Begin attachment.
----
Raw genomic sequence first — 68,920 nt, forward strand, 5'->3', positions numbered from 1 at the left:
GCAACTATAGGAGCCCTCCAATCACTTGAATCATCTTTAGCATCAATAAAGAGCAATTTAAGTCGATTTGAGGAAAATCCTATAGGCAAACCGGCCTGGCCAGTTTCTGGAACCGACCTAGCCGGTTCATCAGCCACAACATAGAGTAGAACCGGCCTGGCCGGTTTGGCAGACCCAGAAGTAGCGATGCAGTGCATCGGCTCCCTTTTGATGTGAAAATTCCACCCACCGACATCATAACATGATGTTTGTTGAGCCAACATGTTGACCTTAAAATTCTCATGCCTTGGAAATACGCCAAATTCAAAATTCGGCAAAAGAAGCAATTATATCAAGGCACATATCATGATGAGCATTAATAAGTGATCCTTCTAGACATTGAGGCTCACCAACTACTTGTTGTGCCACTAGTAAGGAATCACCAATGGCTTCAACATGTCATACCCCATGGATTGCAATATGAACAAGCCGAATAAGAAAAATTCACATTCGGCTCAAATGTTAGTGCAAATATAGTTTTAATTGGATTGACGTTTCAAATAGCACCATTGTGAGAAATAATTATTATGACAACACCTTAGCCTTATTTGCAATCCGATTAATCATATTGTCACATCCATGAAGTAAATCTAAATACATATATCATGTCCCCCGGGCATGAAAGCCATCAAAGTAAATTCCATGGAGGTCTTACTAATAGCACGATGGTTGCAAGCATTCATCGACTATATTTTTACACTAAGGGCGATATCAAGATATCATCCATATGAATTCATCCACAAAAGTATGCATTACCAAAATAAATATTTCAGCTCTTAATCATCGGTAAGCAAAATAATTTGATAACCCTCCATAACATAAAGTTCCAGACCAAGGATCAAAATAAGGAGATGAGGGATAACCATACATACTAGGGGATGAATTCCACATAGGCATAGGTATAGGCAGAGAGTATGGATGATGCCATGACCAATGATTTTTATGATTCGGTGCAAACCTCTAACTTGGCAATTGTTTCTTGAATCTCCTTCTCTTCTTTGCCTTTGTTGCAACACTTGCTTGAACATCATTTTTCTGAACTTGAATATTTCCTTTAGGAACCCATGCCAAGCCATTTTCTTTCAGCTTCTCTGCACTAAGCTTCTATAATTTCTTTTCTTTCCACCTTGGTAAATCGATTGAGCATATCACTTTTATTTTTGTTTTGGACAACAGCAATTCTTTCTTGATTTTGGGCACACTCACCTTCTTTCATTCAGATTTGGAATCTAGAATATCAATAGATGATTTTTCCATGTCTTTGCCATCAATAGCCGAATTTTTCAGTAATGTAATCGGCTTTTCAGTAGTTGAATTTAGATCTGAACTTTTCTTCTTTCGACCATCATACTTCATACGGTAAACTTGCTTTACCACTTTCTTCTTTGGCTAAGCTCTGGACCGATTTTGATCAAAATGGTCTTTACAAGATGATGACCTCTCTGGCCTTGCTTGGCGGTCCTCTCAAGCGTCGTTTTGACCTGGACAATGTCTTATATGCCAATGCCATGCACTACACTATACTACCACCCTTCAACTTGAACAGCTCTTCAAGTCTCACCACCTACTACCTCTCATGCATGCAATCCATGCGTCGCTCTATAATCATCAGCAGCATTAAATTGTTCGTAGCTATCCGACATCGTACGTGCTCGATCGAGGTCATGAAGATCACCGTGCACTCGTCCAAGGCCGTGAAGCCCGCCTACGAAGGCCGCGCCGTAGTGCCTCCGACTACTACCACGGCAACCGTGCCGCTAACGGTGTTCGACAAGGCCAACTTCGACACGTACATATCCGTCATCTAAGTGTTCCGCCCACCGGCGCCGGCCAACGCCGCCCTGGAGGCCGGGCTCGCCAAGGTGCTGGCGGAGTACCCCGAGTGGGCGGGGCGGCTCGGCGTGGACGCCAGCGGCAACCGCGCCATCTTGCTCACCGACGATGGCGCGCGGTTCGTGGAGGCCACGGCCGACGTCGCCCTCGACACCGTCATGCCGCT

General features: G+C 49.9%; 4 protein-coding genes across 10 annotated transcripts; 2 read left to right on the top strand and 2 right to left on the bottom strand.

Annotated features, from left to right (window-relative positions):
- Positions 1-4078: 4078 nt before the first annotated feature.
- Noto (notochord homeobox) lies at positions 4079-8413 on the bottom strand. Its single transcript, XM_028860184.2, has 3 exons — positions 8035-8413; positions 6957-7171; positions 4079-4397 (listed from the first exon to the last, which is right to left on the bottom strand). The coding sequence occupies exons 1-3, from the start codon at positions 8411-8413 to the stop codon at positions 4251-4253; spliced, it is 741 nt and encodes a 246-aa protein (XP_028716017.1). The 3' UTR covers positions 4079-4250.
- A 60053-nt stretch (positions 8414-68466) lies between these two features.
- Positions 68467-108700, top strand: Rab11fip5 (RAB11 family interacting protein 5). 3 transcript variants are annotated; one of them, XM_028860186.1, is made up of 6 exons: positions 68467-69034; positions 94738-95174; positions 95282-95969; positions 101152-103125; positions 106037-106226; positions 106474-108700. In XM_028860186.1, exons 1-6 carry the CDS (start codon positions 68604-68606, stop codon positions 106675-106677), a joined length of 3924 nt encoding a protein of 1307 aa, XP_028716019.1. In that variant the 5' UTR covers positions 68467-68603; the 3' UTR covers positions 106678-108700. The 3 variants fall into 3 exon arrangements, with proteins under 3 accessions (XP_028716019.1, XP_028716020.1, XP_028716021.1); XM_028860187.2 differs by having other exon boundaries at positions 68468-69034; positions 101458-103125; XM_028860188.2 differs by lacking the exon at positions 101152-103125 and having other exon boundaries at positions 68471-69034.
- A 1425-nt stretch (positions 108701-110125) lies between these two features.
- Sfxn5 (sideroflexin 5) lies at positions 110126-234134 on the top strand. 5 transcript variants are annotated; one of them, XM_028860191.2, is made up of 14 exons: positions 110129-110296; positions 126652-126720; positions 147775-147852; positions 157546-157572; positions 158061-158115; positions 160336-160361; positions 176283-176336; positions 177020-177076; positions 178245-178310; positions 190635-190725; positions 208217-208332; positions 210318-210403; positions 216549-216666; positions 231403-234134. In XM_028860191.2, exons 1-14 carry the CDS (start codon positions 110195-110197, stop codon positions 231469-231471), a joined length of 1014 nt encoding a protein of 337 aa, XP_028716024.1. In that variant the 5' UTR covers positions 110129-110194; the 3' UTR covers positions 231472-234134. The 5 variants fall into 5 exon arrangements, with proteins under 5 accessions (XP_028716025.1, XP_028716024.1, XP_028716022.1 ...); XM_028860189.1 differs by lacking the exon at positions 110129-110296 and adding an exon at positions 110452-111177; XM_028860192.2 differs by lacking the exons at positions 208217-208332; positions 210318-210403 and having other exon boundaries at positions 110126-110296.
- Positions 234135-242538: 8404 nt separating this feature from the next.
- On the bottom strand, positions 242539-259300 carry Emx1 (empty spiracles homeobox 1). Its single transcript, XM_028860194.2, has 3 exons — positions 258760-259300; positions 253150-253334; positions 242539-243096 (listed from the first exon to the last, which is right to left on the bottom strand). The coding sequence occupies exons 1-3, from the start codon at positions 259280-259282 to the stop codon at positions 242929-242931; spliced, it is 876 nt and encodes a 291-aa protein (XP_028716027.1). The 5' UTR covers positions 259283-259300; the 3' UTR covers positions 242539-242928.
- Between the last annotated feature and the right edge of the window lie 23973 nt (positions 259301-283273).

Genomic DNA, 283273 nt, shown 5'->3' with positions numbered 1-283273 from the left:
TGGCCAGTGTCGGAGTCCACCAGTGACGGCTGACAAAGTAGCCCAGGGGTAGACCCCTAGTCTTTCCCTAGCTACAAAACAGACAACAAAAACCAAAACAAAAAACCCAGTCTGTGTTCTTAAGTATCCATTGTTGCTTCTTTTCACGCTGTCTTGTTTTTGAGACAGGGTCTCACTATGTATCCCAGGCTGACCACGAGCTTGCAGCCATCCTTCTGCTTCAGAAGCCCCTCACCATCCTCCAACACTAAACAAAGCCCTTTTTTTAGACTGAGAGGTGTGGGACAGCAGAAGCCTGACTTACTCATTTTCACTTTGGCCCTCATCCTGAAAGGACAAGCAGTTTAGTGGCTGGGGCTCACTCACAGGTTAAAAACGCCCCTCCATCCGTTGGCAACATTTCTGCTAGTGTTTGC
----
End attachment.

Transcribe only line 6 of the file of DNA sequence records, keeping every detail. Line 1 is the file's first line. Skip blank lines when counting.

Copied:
- Noto (notochord homeobox) lies at positions 4079-8413 on the bottom strand. Its single transcript, XM_028860184.2, has 3 exons — positions 8035-8413; positions 6957-7171; positions 4079-4397 (listed from the first exon to the last, which is right to left on the bottom strand). The coding sequence occupies exons 1-3, from the start codon at positions 8411-8413 to the stop codon at positions 4251-4253; spliced, it is 741 nt and encodes a 246-aa protein (XP_028716017.1). The 3' UTR covers positions 4079-4250.